Now, this was supposed to be the easy part. The air pump has a dial that you set to the correct pressure. When that pressure is reached, the pump stops putting air into the chamber. How hard is that??? Um, at least, that's how we remembered it from having read the instructions a month before.
So we hooked up the pump, set the dial, turned it on, and waited for it to stop pumping. After a certain point, the pump stopped going "Vrrrrrrrrr" and started going "Whoppa Whoppa Whoppa". Clearly, it had stopped pumping air. So we turned it off and untwisted the tube from the dinghy's air valve.
And about half the air leaked out.
So we spent the next fifteen minutes learning how to quickly close the valve after pulling the air pump's tube off of it. No matter how we tried, we couldn't get it closed before substantial air leaked out. Yet, we knew there must be some secret to it, because all the other dinghies in the harbor are inflated pretty darn full.
And, as usual, that secret is "read the manual, you dummy". Had we done that, we'd have learned how to operate the Halkey-Roberts valves. It's pretty simple, really. Pull the stem out, and it retains air, both during and after inflating. Push it in, and it won't retain air. Guess where we had it positioned . . .
But that's not the end. Because, even after we learned the inflation secret, it still didn't seem to inflate as fully as it should. The sides of the dinghy were still a bit soft the first few times we used it.
It wasn't until later, when I finally gave in and read the air-pump manual, did I learn that the "Whoppa Whoppa Whoppa" sound from the air pump was really just Phase II of the inflation process, where it performs the high-pressure "top off". When reaching the desired pressure level, the air pump literally cuts off. Just like it says in the manual!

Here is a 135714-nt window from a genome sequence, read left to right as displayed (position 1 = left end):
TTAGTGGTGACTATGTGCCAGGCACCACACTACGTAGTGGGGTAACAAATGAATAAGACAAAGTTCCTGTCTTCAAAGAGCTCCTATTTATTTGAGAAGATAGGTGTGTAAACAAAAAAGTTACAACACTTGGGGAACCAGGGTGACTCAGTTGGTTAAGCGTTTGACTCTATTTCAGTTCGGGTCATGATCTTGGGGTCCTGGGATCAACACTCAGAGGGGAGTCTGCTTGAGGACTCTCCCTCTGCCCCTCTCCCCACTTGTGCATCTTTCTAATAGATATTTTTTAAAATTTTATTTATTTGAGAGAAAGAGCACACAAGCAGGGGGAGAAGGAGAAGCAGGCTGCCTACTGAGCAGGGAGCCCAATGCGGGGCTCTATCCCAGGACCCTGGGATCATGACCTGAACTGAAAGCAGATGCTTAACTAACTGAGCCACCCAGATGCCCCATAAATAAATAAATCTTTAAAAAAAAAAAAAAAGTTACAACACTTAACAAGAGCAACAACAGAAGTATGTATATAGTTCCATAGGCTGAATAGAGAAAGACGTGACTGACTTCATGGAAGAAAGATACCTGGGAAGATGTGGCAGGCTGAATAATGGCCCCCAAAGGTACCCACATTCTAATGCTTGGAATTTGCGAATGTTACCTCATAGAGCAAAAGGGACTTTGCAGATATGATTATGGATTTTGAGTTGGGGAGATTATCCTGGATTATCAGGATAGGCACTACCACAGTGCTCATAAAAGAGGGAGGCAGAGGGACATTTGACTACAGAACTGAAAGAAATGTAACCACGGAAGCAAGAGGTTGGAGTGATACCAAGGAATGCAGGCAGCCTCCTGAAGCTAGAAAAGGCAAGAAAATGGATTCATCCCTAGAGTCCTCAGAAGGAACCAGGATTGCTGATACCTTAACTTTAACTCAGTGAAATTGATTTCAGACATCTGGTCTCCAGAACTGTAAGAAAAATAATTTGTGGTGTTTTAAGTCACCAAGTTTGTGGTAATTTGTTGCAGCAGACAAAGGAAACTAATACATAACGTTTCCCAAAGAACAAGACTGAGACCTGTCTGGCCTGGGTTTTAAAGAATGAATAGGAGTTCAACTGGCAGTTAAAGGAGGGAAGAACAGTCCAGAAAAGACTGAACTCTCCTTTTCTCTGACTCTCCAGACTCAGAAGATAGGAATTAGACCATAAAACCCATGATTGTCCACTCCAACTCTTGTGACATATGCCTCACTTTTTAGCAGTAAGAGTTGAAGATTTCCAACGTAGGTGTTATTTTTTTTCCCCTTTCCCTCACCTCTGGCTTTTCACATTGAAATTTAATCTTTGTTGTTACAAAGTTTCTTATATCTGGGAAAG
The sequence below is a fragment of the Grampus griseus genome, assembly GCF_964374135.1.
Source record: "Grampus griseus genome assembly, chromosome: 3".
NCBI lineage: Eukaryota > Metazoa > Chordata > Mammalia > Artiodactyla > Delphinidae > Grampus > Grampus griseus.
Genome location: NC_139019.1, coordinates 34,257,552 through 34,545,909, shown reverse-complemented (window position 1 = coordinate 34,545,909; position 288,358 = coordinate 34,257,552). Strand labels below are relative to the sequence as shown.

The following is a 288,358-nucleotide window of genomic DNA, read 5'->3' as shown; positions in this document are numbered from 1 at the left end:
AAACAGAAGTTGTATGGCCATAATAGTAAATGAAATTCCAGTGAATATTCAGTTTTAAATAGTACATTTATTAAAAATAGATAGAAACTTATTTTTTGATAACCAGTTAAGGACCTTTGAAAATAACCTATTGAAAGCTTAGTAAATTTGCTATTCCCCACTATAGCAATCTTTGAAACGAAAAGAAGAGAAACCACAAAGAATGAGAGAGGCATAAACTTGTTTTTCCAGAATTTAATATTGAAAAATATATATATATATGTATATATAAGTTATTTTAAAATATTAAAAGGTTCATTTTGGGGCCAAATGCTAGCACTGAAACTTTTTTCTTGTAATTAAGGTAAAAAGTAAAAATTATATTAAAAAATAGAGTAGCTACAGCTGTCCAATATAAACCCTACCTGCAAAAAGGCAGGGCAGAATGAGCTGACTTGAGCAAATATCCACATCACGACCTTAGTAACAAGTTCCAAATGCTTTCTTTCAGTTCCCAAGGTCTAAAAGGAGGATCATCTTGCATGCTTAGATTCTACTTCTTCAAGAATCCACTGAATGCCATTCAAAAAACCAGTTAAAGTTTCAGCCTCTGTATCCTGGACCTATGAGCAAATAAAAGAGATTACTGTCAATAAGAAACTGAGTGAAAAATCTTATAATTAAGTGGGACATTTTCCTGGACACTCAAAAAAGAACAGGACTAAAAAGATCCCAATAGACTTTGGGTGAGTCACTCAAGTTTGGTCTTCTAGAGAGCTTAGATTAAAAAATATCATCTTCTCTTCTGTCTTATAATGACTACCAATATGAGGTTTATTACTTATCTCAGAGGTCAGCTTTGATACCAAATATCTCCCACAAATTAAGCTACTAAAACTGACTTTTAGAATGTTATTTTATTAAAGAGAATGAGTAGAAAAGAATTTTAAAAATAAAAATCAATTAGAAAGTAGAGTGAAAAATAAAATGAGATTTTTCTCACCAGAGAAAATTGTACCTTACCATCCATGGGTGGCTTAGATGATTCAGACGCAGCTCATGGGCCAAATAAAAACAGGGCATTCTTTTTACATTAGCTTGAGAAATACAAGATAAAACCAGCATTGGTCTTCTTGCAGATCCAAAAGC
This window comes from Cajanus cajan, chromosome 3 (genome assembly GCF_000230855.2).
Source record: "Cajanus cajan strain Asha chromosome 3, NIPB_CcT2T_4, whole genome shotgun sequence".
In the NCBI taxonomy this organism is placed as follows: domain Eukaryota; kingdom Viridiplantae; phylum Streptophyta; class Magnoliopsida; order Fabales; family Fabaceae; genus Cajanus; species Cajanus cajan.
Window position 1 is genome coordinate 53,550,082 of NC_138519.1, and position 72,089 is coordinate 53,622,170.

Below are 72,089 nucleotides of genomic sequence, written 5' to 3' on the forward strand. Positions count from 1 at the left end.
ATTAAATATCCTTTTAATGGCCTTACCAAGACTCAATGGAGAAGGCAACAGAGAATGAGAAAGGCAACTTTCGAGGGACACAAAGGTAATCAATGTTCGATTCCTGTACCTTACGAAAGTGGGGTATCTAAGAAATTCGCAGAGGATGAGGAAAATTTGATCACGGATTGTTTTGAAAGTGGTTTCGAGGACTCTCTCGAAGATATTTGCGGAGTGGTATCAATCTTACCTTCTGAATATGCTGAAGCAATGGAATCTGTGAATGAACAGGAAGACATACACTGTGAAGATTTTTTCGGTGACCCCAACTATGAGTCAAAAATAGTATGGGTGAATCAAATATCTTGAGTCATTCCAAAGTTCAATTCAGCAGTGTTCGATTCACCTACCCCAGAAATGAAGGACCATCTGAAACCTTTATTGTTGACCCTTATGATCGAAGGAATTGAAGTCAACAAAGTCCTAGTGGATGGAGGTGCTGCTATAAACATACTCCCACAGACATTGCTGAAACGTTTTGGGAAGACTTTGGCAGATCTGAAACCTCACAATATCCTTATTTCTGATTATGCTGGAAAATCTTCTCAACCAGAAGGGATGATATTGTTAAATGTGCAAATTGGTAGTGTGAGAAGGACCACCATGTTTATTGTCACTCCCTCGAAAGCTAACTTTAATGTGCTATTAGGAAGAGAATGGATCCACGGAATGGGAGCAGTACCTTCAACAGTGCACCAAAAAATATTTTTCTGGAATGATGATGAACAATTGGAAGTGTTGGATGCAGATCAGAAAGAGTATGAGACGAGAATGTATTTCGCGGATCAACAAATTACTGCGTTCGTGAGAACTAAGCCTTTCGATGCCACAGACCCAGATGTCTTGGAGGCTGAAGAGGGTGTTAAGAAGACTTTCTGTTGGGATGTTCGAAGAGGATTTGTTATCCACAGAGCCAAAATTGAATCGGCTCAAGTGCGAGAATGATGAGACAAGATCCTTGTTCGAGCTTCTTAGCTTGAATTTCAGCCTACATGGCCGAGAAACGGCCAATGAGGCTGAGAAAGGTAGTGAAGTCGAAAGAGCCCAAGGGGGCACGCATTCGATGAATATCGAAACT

After finally getting the dinghy fully inflated, we said "Hey, let's take this thing for a ride!!!"
All I can say about this portion of our experience is that it's a good thing the dinghy is an inflatable. It's also good that the electric motor only pushes it along at about 3 mph. Otherwise, we'd have damaged those other boats when we hit 'em.
Yes, we hit other boats in the marina. Well, technically, we just gave them a little nudge here and there. On that first ride, we kept wandering to the side of the channel (which is only sixty feet wide) and, every now and then, bumping into some of the boats that stuck out of their slips a little. Think of us as the "slip size enforcers".
There may have also been a few adult words exchanged between the two of us, and something about "quit telling me how to . . . " But I could be wrong. Lately, my memory of this has been fading. In my mind, I only see the seaman-like manner in which we presently operate it.
I just hope no pictures exist.
Monday, July 23, 2007
You see, I didn't start out trying to learn about the cooling system. My plan was to clean up the port engine a bit in order to locate an oil leak.
But once I thought about it, I decided I should also paint the entire engine and exhaust manifolds. After all, they were beginning to rust, and that rust was starting to accelerate.
Here's a photo of the port engine, prior to cleaning. As you can see, there's nice easy access all around it.
So I started out by cleaning up and painting the front of the engine. I removed all the hoses and belts, as well as the sea water pump, circulating water pump pulley cover, and alternator. I cleaned those up as well as the surrounding engine block, then taped (and newspapered) over the stuff that shouldn't be painted, and finally painted the front section of the engine. I then put everything back together. It looked great.
Now, in the middle of all this, while parts were strewn all over the engine room, Bernie popped her head through the hatch, took one look at the scene, and gave me one of those "Oh boy, here he goes again" looks. Attempting to head off the certain "are you sure you know what you're doing" comment that I knew was on its way, I said in my most confident sounding voice "Hey, you know the great thing about having two engines? If you aren't sure about how to put something back together, you can just take a look at the other engine."
It seemed to work, because she nodded "uh huh" and left.
Armed with my engine manual that shows exploding parts diagrams, and confident that I also had access, if necessary, to an internet full of information about these engines, I forged onward.
Then, after completing the job, I took a minute to bask in the pride of accomplishment.